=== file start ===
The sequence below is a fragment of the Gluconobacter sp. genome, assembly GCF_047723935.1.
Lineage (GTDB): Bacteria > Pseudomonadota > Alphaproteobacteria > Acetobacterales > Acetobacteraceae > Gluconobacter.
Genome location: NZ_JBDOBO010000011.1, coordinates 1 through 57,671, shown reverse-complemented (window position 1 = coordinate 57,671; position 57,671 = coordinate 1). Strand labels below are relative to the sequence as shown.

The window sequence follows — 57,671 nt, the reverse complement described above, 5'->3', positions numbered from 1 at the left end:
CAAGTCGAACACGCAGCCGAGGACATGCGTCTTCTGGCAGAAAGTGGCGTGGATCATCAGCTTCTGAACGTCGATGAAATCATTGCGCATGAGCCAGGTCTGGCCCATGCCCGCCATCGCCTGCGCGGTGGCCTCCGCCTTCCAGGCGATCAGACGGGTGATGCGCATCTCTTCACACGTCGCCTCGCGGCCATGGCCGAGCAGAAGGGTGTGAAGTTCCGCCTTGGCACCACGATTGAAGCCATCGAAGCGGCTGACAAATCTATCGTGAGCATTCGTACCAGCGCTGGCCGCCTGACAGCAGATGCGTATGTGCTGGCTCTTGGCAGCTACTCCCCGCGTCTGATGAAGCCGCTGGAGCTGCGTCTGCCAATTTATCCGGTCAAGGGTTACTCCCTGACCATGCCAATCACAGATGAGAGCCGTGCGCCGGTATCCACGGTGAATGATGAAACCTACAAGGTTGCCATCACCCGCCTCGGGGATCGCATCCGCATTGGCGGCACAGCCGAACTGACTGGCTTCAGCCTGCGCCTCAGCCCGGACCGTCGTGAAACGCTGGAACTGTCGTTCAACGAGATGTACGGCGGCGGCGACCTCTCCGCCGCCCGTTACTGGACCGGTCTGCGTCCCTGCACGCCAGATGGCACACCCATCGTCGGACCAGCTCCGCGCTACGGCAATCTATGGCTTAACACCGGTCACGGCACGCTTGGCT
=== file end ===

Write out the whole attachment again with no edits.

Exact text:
The sequence below is a fragment of the Gluconobacter sp. genome, assembly GCF_047723935.1.
Lineage (GTDB): Bacteria > Pseudomonadota > Alphaproteobacteria > Acetobacterales > Acetobacteraceae > Gluconobacter.
Genome location: NZ_JBDOBO010000011.1, coordinates 1 through 57,671, shown reverse-complemented (window position 1 = coordinate 57,671; position 57,671 = coordinate 1). Strand labels below are relative to the sequence as shown.

The window sequence follows — 57,671 nt, the reverse complement described above, 5'->3', positions numbered from 1 at the left end:
CAAGTCGAACACGCAGCCGAGGACATGCGTCTTCTGGCAGAAAGTGGCGTGGATCATCAGCTTCTGAACGTCGATGAAATCATTGCGCATGAGCCAGGTCTGGCCCATGCCCGCCATCGCCTGCGCGGTGGCCTCCGCCTTCCAGGCGATCAGACGGGTGATGCGCATCTCTTCACACGTCGCCTCGCGGCCATGGCCGAGCAGAAGGGTGTGAAGTTCCGCCTTGGCACCACGATTGAAGCCATCGAAGCGGCTGACAAATCTATCGTGAGCATTCGTACCAGCGCTGGCCGCCTGACAGCAGATGCGTATGTGCTGGCTCTTGGCAGCTACTCCCCGCGTCTGATGAAGCCGCTGGAGCTGCGTCTGCCAATTTATCCGGTCAAGGGTTACTCCCTGACCATGCCAATCACAGATGAGAGCCGTGCGCCGGTATCCACGGTGAATGATGAAACCTACAAGGTTGCCATCACCCGCCTCGGGGATCGCATCCGCATTGGCGGCACAGCCGAACTGACTGGCTTCAGCCTGCGCCTCAGCCCGGACCGTCGTGAAACGCTGGAACTGTCGTTCAACGAGATGTACGGCGGCGGCGACCTCTCCGCCGCCCGTTACTGGACCGGTCTGCGTCCCTGCACGCCAGATGGCACACCCATCGTCGGACCAGCTCCGCGCTACGGCAATCTATGGCTTAACACCGGTCACGGCACGCTTGGCT